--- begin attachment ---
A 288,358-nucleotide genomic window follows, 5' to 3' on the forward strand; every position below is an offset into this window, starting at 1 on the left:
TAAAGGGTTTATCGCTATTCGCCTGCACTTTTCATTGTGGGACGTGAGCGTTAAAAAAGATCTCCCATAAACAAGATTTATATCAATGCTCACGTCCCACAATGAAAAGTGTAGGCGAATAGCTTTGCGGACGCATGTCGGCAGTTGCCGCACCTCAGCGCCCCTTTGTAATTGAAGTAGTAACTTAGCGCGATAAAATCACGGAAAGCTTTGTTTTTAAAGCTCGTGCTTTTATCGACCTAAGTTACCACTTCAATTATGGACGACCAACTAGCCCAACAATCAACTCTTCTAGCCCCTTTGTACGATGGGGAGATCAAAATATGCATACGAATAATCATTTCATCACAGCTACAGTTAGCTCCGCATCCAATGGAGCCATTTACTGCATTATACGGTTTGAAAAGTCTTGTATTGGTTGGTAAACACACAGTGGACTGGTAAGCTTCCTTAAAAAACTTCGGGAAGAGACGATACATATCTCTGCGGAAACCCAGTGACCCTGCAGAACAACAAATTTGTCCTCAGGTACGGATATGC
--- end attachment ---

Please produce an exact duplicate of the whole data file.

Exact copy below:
A 288,358-nucleotide genomic window follows, 5' to 3' on the forward strand; every position below is an offset into this window, starting at 1 on the left:
TAAAGGGTTTATCGCTATTCGCCTGCACTTTTCATTGTGGGACGTGAGCGTTAAAAAAGATCTCCCATAAACAAGATTTATATCAATGCTCACGTCCCACAATGAAAAGTGTAGGCGAATAGCTTTGCGGACGCATGTCGGCAGTTGCCGCACCTCAGCGCCCCTTTGTAATTGAAGTAGTAACTTAGCGCGATAAAATCACGGAAAGCTTTGTTTTTAAAGCTCGTGCTTTTATCGACCTAAGTTACCACTTCAATTATGGACGACCAACTAGCCCAACAATCAACTCTTCTAGCCCCTTTGTACGATGGGGAGATCAAAATATGCATACGAATAATCATTTCATCACAGCTACAGTTAGCTCCGCATCCAATGGAGCCATTTACTGCATTATACGGTTTGAAAAGTCTTGTATTGGTTGGTAAACACACAGTGGACTGGTAAGCTTCCTTAAAAAACTTCGGGAAGAGACGATACATATCTCTGCGGAAACCCAGTGACCCTGCAGAACAACAAATTTGTCCTCAGGTACGGATATGC